Creating Tableau Visualizations Using Airbnb Dataset
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Connecting to the Dataset
The dataset has been taken from the Airbnb website. We will use the listings.csv file of New York City, NY (2019), which describes the listing activity and its other metrics. All information about hosts, geographical availability, and price has been included to make exciting visualizations.
To connect to your file, go to
Connect -> Text file -> Choose file path -> Open
A quick glance over the data will look something like this:
What are Measure Names and Measure Values?
As soon as you load the Excel file and open a new worksheet in Tableau, it will automatically categorize all the column headings of your file into one of the below categories (as seen in the Data pane):
Notice that Tableau mistakenly classifies
Reviews Per Month into
Dimensions. Correct this by dragging the field into the
Measures pane, as we want to use this field as a continuous numerical variable.
Apart from the column names, the Date pane will always contain a number of fields that do not come from your original data, two of which are Measure Values and Measure Names. Tableau automatically creates these fields so that you can build certain types of views that involve multiple measures. 
This article is going to focus on how we can use these multiple measures.
The Measure Values field always appears at the bottom of the Measures area in the Data pane and contains all the measures in your data, collected into a single field with continuous values. 
The Measure Names field always appears at the bottom of the Dimensions area in the Data pane and contains the names of all measures in your data, collected into a single field with discrete values. 
 Official Tableau documentation
Tablulating Measure Names and Measure Values
Let's start by first dragging the Measure Names field in the view. Next, drag the Measure Values field directly into the view or under the Text section in the Marks card. You will see a table with variable names against default aggregations applied to the corresponding numerical variables.
You may remove some measures values (which you do not want to be included) by dragging them out of the Measure Values card.
We know that
Dimensions are types of categories, and
Measures are the numerical values that we want to examine across such categories. So, let's see how we can tabulate multiple dimensions across multiple measures.
We would like to cross-tabulate multiple dimensions with multiple measures. Begin by simply dragging two-dimension fields, say
Neighbourhood Group into the Rows tab and
Room Type into the Columns tab. You will see a nice 5x3 table containing 5 neighbourhood groups and 3 room types.
Now suppose you want to show both the
Price and the
Number of Reviews for each
Neighbourhood Group and
Room Type. First drag
Price into the view. Next, when you add
Number of Reviews to the text table (by dragging it and dropping it in the view), the measures are combined, and the
Measure Values field is added to Marks Text Card. Notice that the
Measure Names field is automatically added to the Rows shelf.
It is vital to use
Measure Names whenever dealing with more than one measure value.
Similar to the aggregate functions (SUM, AVG, MEAN, COUNT) that we have in MySQL, PostgreSQL, etc., Tableau also provides a number of aggregate functions for its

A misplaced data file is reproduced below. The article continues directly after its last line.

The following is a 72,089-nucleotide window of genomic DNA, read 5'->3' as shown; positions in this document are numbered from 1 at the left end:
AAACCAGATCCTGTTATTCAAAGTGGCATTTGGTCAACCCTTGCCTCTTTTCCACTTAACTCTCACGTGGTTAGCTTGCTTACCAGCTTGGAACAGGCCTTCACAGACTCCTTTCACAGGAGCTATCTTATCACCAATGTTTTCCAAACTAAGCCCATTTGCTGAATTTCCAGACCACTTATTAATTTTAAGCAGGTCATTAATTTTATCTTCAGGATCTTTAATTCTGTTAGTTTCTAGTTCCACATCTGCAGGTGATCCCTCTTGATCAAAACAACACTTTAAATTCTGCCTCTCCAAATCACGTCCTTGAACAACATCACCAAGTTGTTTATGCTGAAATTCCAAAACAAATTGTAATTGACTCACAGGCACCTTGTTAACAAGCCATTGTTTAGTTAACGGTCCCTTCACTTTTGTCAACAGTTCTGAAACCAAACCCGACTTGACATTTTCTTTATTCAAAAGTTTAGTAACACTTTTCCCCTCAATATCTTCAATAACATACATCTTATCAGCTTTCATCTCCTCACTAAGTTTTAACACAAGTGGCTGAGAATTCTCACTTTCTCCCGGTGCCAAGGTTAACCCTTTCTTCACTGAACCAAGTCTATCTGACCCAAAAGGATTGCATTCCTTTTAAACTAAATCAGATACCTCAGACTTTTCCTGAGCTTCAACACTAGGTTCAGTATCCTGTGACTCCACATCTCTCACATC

An aggregate function performs a calculation on a set of values and returns a single value.
Here, since we would like to see the average price (and not the total price of all rooms) of each room type in different neighborhoods, we change the (default) aggregate function of
AVG() using the Measure Values card.
Tabulating Multiple Measure Names and Measure Values
Looks good! But there are too many numbers to comprehend. To get better insights, let's go ahead and make a graphical representation of the same data.
Select the Horizontal Bars graph using the Show Me button on the top right corner of Tableau. You will see a bar for the
SUM(NUMBER OF REVIEWS) for each Neighborhood Group and Room Type.
Make it neater by color-coding the bars according to the
Neighborhood Group. Tableau automatically creates and displays a legend for the same. Lastly, swap the rows and columns to make the graph more intuitive and understandable.
The graph now clearly shows the pricing and popularity (number of reviews) trends for every locality and room type.
It is always a good idea to use a geographical map when dealing with places, latitudes and longitudes. Below are the steps on how you can convert your same data into a beautiful geographical visualization.
Visualization using Map
We will again use the
Color mark to classify and color each (latitude, longitude) pair into its
associated neighborhood group.
Similarly, we will use the
Size mark to indicate the range of prices of the Airbnb
properties. Larger circles denote higher prices, and smaller circles denote lower prices.
Both the color and size legends can be found on the right.
In this article, we saw how Tableau automatically segregates your data fields into
Measures. In case it misclassifies any column, we can easily drag-and-drop the field to its correct category.
We also cross-tabulated multiple dimensions with multiple measures using different visualizations - Text Table, Bar Graph, and Map.
We explored how we can use the
Size options in the Marks card. In addition, we experimented with some aggregate functions like
AVG() to draw meaningful inferences.
If you would like to learn more about Tableau, take DataCamp's Introduction to Tableau course.